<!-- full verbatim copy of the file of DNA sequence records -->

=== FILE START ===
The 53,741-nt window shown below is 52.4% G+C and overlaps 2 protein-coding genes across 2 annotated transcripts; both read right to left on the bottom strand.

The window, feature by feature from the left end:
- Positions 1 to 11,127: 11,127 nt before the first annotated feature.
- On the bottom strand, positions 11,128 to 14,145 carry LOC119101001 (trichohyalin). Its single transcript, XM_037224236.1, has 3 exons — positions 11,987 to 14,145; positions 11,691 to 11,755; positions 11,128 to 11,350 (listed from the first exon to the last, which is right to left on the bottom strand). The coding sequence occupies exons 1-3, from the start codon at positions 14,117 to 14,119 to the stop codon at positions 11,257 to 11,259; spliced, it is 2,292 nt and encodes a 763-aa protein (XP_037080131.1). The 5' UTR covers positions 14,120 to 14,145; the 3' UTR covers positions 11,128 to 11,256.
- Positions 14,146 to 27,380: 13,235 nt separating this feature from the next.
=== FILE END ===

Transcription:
The 53,741-nt window shown below is 52.4% G+C and overlaps 2 protein-coding genes across 2 annotated transcripts; both read right to left on the bottom strand.

The window, feature by feature from the left end:
- Positions 1 to 11,127: 11,127 nt before the first annotated feature.
- On the bottom strand, positions 11,128 to 14,145 carry LOC119101001 (trichohyalin). Its single transcript, XM_037224236.1, has 3 exons — positions 11,987 to 14,145; positions 11,691 to 11,755; positions 11,128 to 11,350 (listed from the first exon to the last, which is right to left on the bottom strand). The coding sequence occupies exons 1-3, from the start codon at positions 14,117 to 14,119 to the stop codon at positions 11,257 to 11,259; spliced, it is 2,292 nt and encodes a 763-aa protein (XP_037080131.1). The 5' UTR covers positions 14,120 to 14,145; the 3' UTR covers positions 11,128 to 11,256.
- Positions 14,146 to 27,380: 13,235 nt separating this feature from the next.